Introduction: In this article, Jessica Edwards discusses the two main choices genealogists face when creating and filling in their family tree. Jessica has had a lifelong interest in her family’s history – especially on her father’s side, which goes back to the first settlers in Pennsylvania, Jamestown and New England – and has documented and added more than 21,000 people to her family tree!
When I started working on my family tree, I did as instructed: start with yourself and work your way back. I don’t remember exactly when I started thinking about whether I should stay with my “direct line” (following only those who were related by blood), or should I “broaden my tree” (adding in the families of those who married into my family) – but at some point, I had to decide, and so I pondered the pluses and minuses of each.
Direct Line Family Tree
If I stayed with my direct line, I could focus intently on finding as much information as possible on relatively few family members. My mother’s father came from Czechoslovakia in 1916 and her mother’s parents came from Poland/Hungary in the late 1800s, so documentation on those who preceded them was impossible to find when I started. However, my father’s family were among the first settlers of Pennsylvania and Virginia – and well researched and documented already – so that work might only be trying to find anything that had so far evaded prior searchers, and then following those who came after arriving on my mother’s side.
Broad Family Tree
If I “broadened my tree” I would be following those who married into my family, the others who made up their family, and then those who both married into their family and who came from each union, and so on (a genealogical tsunami). I would not be able to study anyone in depth because, no matter how many I entered, I would always be learning of new people to add to each person’s branch of the tree… and then discovering more documents which might lead me to more hints and people.
When I discussed this with many veteran genealogists, they each said they had faced the same quandary and ultimately had to decide for themselves (the rate for both sides were about 50-50), so this was no answer for me.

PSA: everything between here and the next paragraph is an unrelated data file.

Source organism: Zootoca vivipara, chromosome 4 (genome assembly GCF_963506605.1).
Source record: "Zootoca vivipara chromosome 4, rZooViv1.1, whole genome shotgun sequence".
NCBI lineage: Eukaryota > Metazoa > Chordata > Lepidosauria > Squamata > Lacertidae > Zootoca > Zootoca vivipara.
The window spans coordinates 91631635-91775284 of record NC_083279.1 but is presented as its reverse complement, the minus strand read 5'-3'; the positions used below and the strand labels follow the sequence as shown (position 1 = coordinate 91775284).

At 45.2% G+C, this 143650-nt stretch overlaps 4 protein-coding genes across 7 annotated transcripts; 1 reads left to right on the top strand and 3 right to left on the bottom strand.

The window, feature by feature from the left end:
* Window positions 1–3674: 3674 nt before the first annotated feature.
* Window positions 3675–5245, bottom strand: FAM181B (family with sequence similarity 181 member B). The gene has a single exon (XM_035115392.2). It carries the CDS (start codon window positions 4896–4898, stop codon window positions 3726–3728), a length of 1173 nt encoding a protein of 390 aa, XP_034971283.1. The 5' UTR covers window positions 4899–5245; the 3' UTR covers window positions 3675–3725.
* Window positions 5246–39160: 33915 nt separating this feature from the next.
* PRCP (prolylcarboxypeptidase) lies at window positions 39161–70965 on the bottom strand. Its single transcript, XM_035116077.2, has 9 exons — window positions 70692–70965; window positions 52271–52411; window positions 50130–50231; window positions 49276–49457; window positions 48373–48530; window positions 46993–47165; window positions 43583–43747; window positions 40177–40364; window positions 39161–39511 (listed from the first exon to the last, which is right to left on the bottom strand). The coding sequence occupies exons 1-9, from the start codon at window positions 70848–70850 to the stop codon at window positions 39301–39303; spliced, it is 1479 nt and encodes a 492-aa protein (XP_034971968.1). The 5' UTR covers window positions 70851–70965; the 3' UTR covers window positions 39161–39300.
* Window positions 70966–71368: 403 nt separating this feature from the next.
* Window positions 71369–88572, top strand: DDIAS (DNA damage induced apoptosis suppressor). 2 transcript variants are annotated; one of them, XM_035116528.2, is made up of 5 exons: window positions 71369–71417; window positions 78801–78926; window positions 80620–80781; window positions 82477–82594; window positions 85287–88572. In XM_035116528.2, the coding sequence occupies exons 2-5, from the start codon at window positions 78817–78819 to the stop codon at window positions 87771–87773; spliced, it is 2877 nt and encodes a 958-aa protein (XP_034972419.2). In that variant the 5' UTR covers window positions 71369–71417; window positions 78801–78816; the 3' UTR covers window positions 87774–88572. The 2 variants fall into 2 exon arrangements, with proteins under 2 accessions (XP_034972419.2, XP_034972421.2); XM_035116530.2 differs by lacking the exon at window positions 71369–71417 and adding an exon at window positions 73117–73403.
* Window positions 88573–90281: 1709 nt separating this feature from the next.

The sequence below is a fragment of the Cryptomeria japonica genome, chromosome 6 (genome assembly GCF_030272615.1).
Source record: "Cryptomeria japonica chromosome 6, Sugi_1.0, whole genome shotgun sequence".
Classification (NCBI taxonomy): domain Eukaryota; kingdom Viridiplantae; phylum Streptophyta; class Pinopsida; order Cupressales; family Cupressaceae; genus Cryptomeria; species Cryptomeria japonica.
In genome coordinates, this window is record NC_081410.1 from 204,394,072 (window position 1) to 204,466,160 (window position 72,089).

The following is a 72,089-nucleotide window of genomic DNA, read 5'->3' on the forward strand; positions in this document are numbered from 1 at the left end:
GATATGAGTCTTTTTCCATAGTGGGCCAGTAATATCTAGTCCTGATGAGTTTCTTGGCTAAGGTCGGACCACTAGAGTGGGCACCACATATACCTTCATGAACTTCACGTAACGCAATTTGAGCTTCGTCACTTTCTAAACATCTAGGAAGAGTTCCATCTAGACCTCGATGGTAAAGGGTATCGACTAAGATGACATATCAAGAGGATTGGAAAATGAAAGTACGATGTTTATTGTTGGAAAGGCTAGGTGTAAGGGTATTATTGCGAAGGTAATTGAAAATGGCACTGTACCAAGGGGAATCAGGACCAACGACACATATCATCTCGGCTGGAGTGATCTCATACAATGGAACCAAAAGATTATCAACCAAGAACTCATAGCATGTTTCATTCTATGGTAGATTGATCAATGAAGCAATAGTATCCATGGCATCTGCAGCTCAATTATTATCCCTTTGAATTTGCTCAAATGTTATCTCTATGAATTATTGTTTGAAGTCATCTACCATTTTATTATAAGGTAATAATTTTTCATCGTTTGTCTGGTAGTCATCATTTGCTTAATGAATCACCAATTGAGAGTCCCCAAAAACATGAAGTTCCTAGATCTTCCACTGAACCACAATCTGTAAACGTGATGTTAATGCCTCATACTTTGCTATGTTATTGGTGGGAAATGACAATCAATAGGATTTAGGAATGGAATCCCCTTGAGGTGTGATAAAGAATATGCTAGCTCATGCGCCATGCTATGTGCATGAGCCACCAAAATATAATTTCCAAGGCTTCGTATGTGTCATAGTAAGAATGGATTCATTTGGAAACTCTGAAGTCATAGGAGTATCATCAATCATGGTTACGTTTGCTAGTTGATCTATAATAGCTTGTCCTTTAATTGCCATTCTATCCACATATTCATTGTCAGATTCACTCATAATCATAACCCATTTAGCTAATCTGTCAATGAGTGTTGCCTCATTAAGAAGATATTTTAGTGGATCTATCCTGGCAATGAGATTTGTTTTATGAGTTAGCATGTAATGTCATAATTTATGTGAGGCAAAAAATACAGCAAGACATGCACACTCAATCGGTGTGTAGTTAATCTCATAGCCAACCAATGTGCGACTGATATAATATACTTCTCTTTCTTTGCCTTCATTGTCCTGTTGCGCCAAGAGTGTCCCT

I Started Direct, Then Changed to a Broad Family Tree
For a while I tried not including parents’ and siblings’ names and information of extended family members when discovering them in censuses and other documents, but I always felt like I was robbing myself of family – so I finally gave in and started adding everyone. In doing so, I have also discovered thousands of new family members.
In adding them, I have found several instances of cousins marrying third or fourth cousins unknowingly. One cousin through my father’s side told me she wished she had known of the relationship before she married, as she would have chosen not to marry a third cousin – thus saving her years of angst and ultimately divorce!
My worries of a genealogical tsunami if I broadened my family tree did happen, as my tree currently has 21,404 connected individuals and I face an ever-increasing number of hints to go through (114,895 total hints and rising) every day. Sometimes I’ve gotten so frustrated in the ever-increasing number that I will quickly go through them and “ignore” hints that have no way to “prove it belongs to” the person it is attached to.
For example, I ignore other people’s trees unless I cannot find the information any other way, and then I only use their tree as a hint to search for that specific thing (such as a woman’s maiden name), or unsubstantiated information (like copies of articles that contain no citation as to where they found it), or if the person lived during a certain period but has a similar name to someone else that lived in another period or place (like someone who lived from 1920 to 1980 getting a hint for someone who fought in the Civil War), in order to lower the number of hints and feel like I’m accomplishing something.
I once did this over a three-day period and eliminated 100 PAGES of hints! Good news is that I will have my own version of a “Never Ending Story.” Bad news is that my frustrations grow every day that I can’t “give it my all.”
Please consider the pros and cons to each method of pursuing your family tree before beginning. If you change your mind (like I did, starting with a direct tree and then broadening it) you are also burdened with the decision as to whether to try to go back and add those you ignored (and figure out who it was, which may add to your frustrations) – or if you just start from this point on.